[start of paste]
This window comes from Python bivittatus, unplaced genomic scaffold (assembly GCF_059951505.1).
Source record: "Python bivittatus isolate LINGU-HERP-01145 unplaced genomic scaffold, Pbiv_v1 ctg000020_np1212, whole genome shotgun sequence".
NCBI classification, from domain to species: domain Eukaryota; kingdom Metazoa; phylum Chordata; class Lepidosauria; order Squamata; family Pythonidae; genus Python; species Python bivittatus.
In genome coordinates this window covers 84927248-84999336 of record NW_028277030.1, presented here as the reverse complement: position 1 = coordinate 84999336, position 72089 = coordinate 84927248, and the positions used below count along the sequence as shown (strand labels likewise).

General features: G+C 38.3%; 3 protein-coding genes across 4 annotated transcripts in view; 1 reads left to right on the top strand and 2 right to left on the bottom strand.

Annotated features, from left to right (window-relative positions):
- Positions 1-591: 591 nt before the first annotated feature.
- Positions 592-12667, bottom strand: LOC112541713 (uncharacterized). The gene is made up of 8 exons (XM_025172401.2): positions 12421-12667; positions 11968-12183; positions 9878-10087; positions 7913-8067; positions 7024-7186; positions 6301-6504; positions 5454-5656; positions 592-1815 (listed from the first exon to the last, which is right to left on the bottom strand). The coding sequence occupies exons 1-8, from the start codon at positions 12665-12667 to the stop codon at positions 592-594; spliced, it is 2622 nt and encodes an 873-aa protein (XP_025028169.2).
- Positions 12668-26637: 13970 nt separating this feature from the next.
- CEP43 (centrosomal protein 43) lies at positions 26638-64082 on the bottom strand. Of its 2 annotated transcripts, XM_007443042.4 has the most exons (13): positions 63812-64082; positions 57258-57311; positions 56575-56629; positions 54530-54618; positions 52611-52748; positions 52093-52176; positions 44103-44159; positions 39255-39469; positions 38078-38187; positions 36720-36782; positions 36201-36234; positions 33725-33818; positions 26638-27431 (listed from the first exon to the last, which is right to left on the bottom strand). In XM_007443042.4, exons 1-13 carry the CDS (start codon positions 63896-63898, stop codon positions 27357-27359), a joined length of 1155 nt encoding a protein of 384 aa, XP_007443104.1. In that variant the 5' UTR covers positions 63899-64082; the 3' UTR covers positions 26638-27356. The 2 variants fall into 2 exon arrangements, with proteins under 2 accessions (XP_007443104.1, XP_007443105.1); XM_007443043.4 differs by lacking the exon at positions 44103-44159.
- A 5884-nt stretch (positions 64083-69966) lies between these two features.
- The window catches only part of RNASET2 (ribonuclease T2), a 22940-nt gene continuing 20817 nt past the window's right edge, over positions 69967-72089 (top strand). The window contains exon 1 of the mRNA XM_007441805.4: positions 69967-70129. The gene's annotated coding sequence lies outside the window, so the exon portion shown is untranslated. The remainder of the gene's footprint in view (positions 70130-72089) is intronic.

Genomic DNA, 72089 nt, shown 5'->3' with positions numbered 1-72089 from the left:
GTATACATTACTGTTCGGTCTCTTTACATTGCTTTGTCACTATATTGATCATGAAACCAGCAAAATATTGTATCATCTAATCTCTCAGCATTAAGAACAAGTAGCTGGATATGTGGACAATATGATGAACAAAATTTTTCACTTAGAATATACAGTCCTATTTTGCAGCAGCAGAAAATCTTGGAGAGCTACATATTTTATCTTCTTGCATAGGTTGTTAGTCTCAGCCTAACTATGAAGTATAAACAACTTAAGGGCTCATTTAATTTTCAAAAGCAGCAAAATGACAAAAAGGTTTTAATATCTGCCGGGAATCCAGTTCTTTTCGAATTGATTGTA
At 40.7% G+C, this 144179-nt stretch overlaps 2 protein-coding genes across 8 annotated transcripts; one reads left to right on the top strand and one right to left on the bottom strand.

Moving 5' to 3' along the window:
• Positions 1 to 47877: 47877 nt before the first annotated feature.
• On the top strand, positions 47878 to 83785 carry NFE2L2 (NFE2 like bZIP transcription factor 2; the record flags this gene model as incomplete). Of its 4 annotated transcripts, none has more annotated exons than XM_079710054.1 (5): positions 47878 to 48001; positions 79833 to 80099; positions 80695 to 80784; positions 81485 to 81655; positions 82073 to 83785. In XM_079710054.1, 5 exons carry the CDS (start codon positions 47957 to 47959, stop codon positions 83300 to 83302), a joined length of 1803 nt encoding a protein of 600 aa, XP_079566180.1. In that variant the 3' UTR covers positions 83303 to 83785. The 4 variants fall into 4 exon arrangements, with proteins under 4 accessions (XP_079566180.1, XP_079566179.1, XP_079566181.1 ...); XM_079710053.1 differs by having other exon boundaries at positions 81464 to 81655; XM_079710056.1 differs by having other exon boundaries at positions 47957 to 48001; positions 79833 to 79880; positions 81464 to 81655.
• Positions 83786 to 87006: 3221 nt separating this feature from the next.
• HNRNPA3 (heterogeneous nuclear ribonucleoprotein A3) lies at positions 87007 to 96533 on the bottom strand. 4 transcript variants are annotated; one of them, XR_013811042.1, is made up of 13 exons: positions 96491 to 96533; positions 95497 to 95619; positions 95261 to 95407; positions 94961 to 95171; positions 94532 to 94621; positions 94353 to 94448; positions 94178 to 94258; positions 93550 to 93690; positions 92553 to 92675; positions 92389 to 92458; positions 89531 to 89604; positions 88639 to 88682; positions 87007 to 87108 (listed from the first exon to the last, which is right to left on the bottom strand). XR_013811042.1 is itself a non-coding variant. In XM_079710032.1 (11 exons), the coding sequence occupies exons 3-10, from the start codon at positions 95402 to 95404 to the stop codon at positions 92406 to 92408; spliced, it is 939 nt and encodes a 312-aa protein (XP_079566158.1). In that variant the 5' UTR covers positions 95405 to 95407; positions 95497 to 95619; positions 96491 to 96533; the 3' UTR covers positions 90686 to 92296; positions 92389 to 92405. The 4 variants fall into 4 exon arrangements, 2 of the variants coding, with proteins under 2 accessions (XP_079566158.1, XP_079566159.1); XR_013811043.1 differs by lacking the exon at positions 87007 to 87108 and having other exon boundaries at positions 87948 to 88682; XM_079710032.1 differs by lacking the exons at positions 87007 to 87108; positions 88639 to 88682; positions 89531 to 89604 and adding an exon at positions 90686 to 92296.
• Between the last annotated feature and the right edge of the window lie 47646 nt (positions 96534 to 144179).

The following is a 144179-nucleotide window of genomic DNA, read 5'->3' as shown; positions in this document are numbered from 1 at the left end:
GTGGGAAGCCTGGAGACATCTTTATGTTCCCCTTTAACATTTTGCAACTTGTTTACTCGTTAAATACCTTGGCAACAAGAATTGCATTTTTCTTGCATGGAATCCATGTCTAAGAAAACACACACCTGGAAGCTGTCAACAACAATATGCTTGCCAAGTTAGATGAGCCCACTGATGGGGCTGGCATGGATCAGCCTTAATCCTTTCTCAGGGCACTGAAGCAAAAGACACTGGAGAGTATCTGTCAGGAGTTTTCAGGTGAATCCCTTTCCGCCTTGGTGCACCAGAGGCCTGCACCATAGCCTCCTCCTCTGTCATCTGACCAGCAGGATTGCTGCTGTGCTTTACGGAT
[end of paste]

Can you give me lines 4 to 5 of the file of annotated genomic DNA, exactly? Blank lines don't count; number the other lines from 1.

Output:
In genome coordinates this window covers 84927248-84999336 of record NW_028277030.1, presented here as the reverse complement: position 1 = coordinate 84999336, position 72089 = coordinate 84927248, and the positions used below count along the sequence as shown (strand labels likewise).

General features: G+C 38.3%; 3 protein-coding genes across 4 annotated transcripts in view; 1 reads left to right on the top strand and 2 right to left on the bottom strand.